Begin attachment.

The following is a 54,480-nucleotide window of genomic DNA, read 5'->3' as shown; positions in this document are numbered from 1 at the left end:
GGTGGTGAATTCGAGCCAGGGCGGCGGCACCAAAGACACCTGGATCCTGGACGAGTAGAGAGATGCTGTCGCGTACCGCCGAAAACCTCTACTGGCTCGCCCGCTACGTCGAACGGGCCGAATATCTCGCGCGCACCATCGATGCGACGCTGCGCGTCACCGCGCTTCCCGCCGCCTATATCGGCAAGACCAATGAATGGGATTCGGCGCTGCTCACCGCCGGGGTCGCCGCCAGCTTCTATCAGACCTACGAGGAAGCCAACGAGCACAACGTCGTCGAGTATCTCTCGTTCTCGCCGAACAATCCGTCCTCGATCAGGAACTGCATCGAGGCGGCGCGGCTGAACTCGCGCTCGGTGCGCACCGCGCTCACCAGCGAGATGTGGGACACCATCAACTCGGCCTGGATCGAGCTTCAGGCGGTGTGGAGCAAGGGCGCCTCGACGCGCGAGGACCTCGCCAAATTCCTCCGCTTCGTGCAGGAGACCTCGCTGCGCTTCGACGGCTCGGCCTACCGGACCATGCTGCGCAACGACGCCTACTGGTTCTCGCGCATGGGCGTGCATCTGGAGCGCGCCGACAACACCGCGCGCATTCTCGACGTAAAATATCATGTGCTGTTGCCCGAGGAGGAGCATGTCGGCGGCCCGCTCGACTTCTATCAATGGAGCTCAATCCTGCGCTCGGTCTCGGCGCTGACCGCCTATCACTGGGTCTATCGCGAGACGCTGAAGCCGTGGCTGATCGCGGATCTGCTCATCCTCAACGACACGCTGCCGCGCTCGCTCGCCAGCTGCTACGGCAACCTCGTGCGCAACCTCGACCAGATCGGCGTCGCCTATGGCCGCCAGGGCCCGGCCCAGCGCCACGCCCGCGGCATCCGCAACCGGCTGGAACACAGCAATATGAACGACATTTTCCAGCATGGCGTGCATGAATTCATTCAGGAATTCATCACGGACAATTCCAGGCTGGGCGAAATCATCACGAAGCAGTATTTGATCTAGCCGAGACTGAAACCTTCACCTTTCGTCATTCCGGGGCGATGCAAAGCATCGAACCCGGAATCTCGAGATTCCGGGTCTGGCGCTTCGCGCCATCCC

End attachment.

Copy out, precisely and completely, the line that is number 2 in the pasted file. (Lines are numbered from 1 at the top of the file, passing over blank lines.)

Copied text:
GGTGGTGAATTCGAGCCAGGGCGGCGGCACCAAAGACACCTGGATCCTGGACGAGTAGAGAGATGCTGTCGCGTACCGCCGAAAACCTCTACTGGCTCGCCCGCTACGTCGAACGGGCCGAATATCTCGCGCGCACCATCGATGCGACGCTGCGCGTCACCGCGCTTCCCGCCGCCTATATCGGCAAGACCAATGAATGGGATTCGGCGCTGCTCACCGCCGGGGTCGCCGCCAGCTTCTATCAGACCTACGAGGAAGCCAACGAGCACAACGTCGTCGAGTATCTCTCGTTCTCGCCGAACAATCCGTCCTCGATCAGGAACTGCATCGAGGCGGCGCGGCTGAACTCGCGCTCGGTGCGCACCGCGCTCACCAGCGAGATGTGGGACACCATCAACTCGGCCTGGATCGAGCTTCAGGCGGTGTGGAGCAAGGGCGCCTCGACGCGCGAGGACCTCGCCAAATTCCTCCGCTTCGTGCAGGAGACCTCGCTGCGCTTCGACGGCTCGGCCTACCGGACCATGCTGCGCAACGACGCCTACTGGTTCTCGCGCATGGGCGTGCATCTGGAGCGCGCCGACAACACCGCGCGCATTCTCGACGTAAAATATCATGTGCTGTTGCCCGAGGAGGAGCATGTCGGCGGCCCGCTCGACTTCTATCAATGGAGCTCAATCCTGCGCTCGGTCTCGGCGCTGACCGCCTATCACTGGGTCTATCGCGAGACGCTGAAGCCGTGGCTGATCGCGGATCTGCTCATCCTCAACGACACGCTGCCGCGCTCGCTCGCCAGCTGCTACGGCAACCTCGTGCGCAACCTCGACCAGATCGGCGTCGCCTATGGCCGCCAGGGCCCGGCCCAGCGCCACGCCCGCGGCATCCGCAACCGGCTGGAACACAGCAATATGAACGACATTTTCCAGCATGGCGTGCATGAATTCATTCAGGAATTCATCACGGACAATTCCAGGCTGGGCGAAATCATCACGAAGCAGTATTTGATCTAGCCGAGACTGAAACCTTCACCTTTCGTCATTCCGGGGCGATGCAAAGCATCGAACCCGGAATCTCGAGATTCCGGGTCTGGCGCTTCGCGCCATCCC